The new RANZCP guidelines for the treatment of schizophrenia and related disorders highlights what we know works. In this paper, we examine why patients so often fail to benefit from this knowledge and why clinical practice falls so far short of the recommended standard. Instead of the continuous improvement that we expect of health care in general, in psychiatry we face an accelerating decline in systems of care. There has been a sustained underinvestment in public mental health care and a shared failure by State and Federal governments to construct and commit to a governance and funding model that can deliver the standard of care that is available in other major non-communicable diseases, and which we know is equally possible for severe mental illness. This paper sets out some of the reasons for the poor quality of care received by many people with schizophrenia and related disorders in Australia, and describes ways that care could be improved. In particular, we recommend an explicit statement of what constitutes an adequate standard of care, for people at all stages of these illnesses. This would help provide transparency about whether the care provided by mental health services achieves these benchmarks, and enable publication of results comparing the performance of different states and regional services. Patients and families, as well as professional, consumer and carer organizations would then be able to see clearly where the deficits are and demand resources and care that match the recommendations.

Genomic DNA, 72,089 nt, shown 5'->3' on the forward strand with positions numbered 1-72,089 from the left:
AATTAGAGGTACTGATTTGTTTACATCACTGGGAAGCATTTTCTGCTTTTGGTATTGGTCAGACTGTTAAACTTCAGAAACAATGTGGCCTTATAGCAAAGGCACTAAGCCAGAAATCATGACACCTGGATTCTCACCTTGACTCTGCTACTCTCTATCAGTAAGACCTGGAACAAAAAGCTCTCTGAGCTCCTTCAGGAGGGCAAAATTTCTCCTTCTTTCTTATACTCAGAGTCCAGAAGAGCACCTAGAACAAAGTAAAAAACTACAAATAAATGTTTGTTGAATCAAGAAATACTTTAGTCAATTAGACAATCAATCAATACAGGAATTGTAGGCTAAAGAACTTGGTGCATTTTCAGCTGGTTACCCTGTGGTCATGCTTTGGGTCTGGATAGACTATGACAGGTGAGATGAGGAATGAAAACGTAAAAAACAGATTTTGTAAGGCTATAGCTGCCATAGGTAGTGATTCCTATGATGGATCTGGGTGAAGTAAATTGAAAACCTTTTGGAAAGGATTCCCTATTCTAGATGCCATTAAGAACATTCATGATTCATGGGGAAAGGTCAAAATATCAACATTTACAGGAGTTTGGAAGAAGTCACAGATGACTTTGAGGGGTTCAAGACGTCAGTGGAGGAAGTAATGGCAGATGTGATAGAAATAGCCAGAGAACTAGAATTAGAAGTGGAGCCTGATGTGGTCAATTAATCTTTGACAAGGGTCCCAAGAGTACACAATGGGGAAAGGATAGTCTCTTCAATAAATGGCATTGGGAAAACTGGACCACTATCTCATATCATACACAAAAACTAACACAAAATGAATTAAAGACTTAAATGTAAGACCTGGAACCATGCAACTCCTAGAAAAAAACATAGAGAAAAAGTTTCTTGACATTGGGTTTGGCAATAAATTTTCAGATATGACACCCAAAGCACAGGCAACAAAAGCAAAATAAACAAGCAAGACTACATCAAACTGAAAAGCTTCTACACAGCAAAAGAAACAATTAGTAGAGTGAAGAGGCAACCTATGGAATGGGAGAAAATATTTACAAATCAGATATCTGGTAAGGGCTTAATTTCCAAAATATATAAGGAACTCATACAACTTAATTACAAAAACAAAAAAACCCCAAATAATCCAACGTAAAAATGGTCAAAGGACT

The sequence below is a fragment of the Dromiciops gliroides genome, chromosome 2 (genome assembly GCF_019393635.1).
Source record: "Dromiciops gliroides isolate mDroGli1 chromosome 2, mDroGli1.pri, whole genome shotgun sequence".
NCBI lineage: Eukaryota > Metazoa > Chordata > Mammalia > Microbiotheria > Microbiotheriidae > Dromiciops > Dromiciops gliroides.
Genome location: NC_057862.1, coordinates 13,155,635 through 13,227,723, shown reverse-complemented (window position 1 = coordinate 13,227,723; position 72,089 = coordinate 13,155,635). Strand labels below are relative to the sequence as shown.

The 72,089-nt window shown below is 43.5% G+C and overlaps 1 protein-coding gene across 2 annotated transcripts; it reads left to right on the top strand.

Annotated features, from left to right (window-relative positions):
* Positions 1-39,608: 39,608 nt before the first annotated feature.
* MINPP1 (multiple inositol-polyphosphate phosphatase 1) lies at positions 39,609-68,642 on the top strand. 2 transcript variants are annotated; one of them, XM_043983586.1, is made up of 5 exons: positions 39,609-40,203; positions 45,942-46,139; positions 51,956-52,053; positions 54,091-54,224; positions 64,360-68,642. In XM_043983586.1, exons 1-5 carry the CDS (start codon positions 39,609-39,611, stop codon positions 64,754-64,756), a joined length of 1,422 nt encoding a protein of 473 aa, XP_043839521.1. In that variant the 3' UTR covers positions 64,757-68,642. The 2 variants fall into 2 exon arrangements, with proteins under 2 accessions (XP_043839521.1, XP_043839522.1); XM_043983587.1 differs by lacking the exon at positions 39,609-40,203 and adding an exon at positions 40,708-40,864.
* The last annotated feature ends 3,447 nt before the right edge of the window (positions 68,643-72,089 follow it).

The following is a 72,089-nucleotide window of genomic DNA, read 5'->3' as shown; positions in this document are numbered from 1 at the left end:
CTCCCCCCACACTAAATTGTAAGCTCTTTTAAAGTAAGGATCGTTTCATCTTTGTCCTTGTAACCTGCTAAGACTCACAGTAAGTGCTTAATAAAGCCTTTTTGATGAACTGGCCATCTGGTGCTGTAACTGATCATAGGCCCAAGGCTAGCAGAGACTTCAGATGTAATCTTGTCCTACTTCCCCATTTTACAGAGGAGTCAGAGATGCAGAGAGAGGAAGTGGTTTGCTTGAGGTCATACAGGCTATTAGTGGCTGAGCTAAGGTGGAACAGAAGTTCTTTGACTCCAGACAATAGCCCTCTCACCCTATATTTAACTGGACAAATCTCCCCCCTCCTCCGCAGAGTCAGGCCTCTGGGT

- mental health